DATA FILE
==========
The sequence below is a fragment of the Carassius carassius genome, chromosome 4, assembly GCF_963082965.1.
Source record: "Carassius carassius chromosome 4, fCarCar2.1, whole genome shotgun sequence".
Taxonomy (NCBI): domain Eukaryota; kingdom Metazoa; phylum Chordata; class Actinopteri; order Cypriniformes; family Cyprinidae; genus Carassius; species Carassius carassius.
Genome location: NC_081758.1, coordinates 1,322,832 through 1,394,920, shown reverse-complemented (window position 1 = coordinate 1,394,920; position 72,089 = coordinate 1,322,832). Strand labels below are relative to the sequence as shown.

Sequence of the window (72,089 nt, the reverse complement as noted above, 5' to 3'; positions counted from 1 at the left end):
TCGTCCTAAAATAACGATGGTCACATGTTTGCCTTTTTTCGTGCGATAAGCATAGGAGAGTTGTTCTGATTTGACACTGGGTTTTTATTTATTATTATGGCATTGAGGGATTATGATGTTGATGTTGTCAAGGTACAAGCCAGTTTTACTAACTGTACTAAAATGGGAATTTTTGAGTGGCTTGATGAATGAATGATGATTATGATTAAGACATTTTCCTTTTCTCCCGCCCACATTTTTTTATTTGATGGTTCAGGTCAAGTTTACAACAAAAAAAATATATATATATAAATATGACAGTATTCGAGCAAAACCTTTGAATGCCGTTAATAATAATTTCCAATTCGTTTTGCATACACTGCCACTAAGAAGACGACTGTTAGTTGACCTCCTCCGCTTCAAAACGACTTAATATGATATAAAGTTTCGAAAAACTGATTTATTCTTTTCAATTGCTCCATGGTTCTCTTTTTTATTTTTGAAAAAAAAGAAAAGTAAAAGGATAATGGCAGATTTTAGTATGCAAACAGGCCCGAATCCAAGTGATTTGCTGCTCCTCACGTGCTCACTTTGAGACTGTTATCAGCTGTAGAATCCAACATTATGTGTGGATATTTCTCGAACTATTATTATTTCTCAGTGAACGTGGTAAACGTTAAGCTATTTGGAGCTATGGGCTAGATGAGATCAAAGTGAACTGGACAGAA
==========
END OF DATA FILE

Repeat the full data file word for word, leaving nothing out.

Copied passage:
The sequence below is a fragment of the Carassius carassius genome, chromosome 4, assembly GCF_963082965.1.
Source record: "Carassius carassius chromosome 4, fCarCar2.1, whole genome shotgun sequence".
Taxonomy (NCBI): domain Eukaryota; kingdom Metazoa; phylum Chordata; class Actinopteri; order Cypriniformes; family Cyprinidae; genus Carassius; species Carassius carassius.
Genome location: NC_081758.1, coordinates 1,322,832 through 1,394,920, shown reverse-complemented (window position 1 = coordinate 1,394,920; position 72,089 = coordinate 1,322,832). Strand labels below are relative to the sequence as shown.

Sequence of the window (72,089 nt, the reverse complement as noted above, 5' to 3'; positions counted from 1 at the left end):
TCGTCCTAAAATAACGATGGTCACATGTTTGCCTTTTTTCGTGCGATAAGCATAGGAGAGTTGTTCTGATTTGACACTGGGTTTTTATTTATTATTATGGCATTGAGGGATTATGATGTTGATGTTGTCAAGGTACAAGCCAGTTTTACTAACTGTACTAAAATGGGAATTTTTGAGTGGCTTGATGAATGAATGATGATTATGATTAAGACATTTTCCTTTTCTCCCGCCCACATTTTTTTATTTGATGGTTCAGGTCAAGTTTACAACAAAAAAAATATATATATATAAATATGACAGTATTCGAGCAAAACCTTTGAATGCCGTTAATAATAATTTCCAATTCGTTTTGCATACACTGCCACTAAGAAGACGACTGTTAGTTGACCTCCTCCGCTTCAAAACGACTTAATATGATATAAAGTTTCGAAAAACTGATTTATTCTTTTCAATTGCTCCATGGTTCTCTTTTTTATTTTTGAAAAAAAAGAAAAGTAAAAGGATAATGGCAGATTTTAGTATGCAAACAGGCCCGAATCCAAGTGATTTGCTGCTCCTCACGTGCTCACTTTGAGACTGTTATCAGCTGTAGAATCCAACATTATGTGTGGATATTTCTCGAACTATTATTATTTCTCAGTGAACGTGGTAAACGTTAAGCTATTTGGAGCTATGGGCTAGATGAGATCAAAGTGAACTGGACAGAA